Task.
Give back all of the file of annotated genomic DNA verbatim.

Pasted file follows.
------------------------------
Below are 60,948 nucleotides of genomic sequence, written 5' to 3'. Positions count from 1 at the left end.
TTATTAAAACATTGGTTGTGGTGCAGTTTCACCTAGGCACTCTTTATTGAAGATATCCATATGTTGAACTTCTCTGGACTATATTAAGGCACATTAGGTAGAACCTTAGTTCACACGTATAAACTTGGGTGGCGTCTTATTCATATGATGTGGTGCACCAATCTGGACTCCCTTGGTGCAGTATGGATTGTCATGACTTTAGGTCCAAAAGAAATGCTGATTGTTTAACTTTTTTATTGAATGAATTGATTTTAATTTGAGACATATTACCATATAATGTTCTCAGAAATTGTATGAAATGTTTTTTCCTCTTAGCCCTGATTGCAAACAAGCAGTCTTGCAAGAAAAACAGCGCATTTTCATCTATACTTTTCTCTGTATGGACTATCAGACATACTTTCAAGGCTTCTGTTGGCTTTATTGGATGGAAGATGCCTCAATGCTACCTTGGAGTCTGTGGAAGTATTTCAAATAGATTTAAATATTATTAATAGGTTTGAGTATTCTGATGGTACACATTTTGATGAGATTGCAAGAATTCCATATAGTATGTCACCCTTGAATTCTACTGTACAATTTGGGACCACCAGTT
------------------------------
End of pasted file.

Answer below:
Below are 60,948 nucleotides of genomic sequence, written 5' to 3'. Positions count from 1 at the left end.
TTATTAAAACATTGGTTGTGGTGCAGTTTCACCTAGGCACTCTTTATTGAAGATATCCATATGTTGAACTTCTCTGGACTATATTAAGGCACATTAGGTAGAACCTTAGTTCACACGTATAAACTTGGGTGGCGTCTTATTCATATGATGTGGTGCACCAATCTGGACTCCCTTGGTGCAGTATGGATTGTCATGACTTTAGGTCCAAAAGAAATGCTGATTGTTTAACTTTTTTATTGAATGAATTGATTTTAATTTGAGACATATTACCATATAATGTTCTCAGAAATTGTATGAAATGTTTTTTCCTCTTAGCCCTGATTGCAAACAAGCAGTCTTGCAAGAAAAACAGCGCATTTTCATCTATACTTTTCTCTGTATGGACTATCAGACATACTTTCAAGGCTTCTGTTGGCTTTATTGGATGGAAGATGCCTCAATGCTACCTTGGAGTCTGTGGAAGTATTTCAAATAGATTTAAATATTATTAATAGGTTTGAGTATTCTGATGGTACACATTTTGATGAGATTGCAAGAATTCCATATAGTATGTCACCCTTGAATTCTACTGTACAATTTGGGACCACCAGTT